In my previous post, I discussed my work on generating Sudoku puzzles. I had planned to try and improve this, and did make some small improvements, for instance adding a check at the end using the existing solver code to check for a unique solution. However I am not sure if this is a very good method.

While looking for inspiration in the python code, I noticed that its generator used the functionality of the solver to help it generate puzzles with a unique solution. So I decided to port the python Sudoku solver and rater directly.

At first this was very hard, the data structures in the python code are quite complicated and it uses them in some quite complicated ways. This is exacerbated by pythons use of duck typing. However, once I had worked out how to run the python code from the interpreter, either by pasting in the bit I was interested in, or by just importing the file and executing whole functions, the process went much quicker. I found that looking at the data structure, then working backwards to determine its function, then working out how to replicate that, was far quicker and easier than trying to reproduce the semantics of the code exactly.

I now have written out most of the solver, and understand some of it. The code currently on github will work for simple puzzles, but I am having problems determining if the guessing and backtracking part of the solver is correct. This is because when I run the python code, I believe the slight difference in implementation or the hashing function used in the sets in this part, causes their contents to be written out in a different order when converted to an array. This in turn, causes the two solvers to pick different paths, meaning that I can't directly compare the output.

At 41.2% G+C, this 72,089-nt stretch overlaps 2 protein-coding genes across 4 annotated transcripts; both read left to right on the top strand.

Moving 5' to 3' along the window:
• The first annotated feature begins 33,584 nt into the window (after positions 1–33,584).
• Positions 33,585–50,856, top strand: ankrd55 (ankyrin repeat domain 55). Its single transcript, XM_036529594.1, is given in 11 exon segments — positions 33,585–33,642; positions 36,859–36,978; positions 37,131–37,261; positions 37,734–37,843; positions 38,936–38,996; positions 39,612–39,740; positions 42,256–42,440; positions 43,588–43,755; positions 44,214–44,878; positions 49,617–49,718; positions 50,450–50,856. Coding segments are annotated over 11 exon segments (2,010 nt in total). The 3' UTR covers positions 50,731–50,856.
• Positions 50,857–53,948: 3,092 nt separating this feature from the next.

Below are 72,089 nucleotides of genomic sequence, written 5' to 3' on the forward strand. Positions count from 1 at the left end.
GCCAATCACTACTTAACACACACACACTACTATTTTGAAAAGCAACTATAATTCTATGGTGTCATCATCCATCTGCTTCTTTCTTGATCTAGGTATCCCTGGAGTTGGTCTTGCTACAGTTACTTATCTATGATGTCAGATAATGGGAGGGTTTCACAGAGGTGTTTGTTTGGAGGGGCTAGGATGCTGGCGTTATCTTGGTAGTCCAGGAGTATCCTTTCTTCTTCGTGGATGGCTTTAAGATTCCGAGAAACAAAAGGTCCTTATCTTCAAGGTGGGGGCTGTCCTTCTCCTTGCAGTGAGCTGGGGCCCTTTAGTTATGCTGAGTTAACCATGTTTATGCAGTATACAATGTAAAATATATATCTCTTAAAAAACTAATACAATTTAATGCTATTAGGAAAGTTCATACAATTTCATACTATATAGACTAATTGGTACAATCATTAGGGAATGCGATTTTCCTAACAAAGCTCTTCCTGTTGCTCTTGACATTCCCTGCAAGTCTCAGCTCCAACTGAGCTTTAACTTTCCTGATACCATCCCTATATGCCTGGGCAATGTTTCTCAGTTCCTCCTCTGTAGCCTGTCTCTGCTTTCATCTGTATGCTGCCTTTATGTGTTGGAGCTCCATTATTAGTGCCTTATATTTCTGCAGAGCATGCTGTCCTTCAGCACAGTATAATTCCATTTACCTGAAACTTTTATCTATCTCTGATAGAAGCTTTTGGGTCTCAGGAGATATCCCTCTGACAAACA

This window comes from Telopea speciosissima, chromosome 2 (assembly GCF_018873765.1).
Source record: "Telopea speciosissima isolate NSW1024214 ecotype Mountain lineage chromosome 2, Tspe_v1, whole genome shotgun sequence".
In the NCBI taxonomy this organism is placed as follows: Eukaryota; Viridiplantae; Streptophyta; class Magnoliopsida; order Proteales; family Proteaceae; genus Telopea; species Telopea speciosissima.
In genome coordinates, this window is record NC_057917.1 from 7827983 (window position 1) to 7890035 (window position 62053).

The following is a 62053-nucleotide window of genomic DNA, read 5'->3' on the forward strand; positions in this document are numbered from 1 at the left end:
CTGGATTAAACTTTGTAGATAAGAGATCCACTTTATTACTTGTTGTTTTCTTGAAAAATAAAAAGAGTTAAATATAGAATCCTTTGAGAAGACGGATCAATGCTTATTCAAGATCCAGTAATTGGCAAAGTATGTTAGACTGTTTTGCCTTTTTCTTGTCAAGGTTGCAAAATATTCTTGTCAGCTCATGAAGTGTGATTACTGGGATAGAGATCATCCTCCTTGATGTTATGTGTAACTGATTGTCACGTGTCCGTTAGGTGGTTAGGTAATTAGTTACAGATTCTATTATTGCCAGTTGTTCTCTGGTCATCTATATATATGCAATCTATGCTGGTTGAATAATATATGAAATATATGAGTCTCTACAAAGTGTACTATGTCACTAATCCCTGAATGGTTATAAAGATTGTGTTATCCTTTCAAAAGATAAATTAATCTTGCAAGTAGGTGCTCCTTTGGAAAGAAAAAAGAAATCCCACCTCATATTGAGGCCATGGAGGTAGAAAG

Once this issue is solved, I should be able to calculate difficulty ratings for the Sudoku's. My current plan for solving it, devised while writing this blog post, is to add a function to both solvers, to sort the arrays that differ in such a way that they don't, then compare the resulting output of the solver.

Once I have done that, I will go through the code, adding plenty of comments to explain the methodology of the solver (this is once I have worked it out for myself!).

## Sunday, 22 July 2012

## Monday, 2 July 2012

### GSoC Update 3: Sudoku Generation

I have been quite busy since my last report, both with GSoC stuff, and with moving house. I have now begun working on generating Sudoku puzzles, up until now, the sudoku-vala branch has had a hardcoded sudoku. The existing code is also much less in this area, compared with the functional interface, this was the extent of the generator:

The python code uses sets of coordinates, this made it slightly harder to translate as Vala can replicate some of this behaviour but its syntactically more expensive. So I chose to try and understand the methodology behind the code, and write in a style I believe more suits Vala.

The other missing bit from the Vala code concerning Sudoku generation was the solver, the current Vala solver doesn't have any publicly accessible methods for doing solving, it can only give tell you if the puzzle has 0, 1 or more than 1 solution. However it does this with a recursive (calls itself) method. I adapted this by introducing some random number generation, and placed it in the generator class to generate the full boards.

This is the second and slightly more complicated of the methods in the python code to produce Sudoku's. It generates puzzles that have a certain clue skew (unevenness).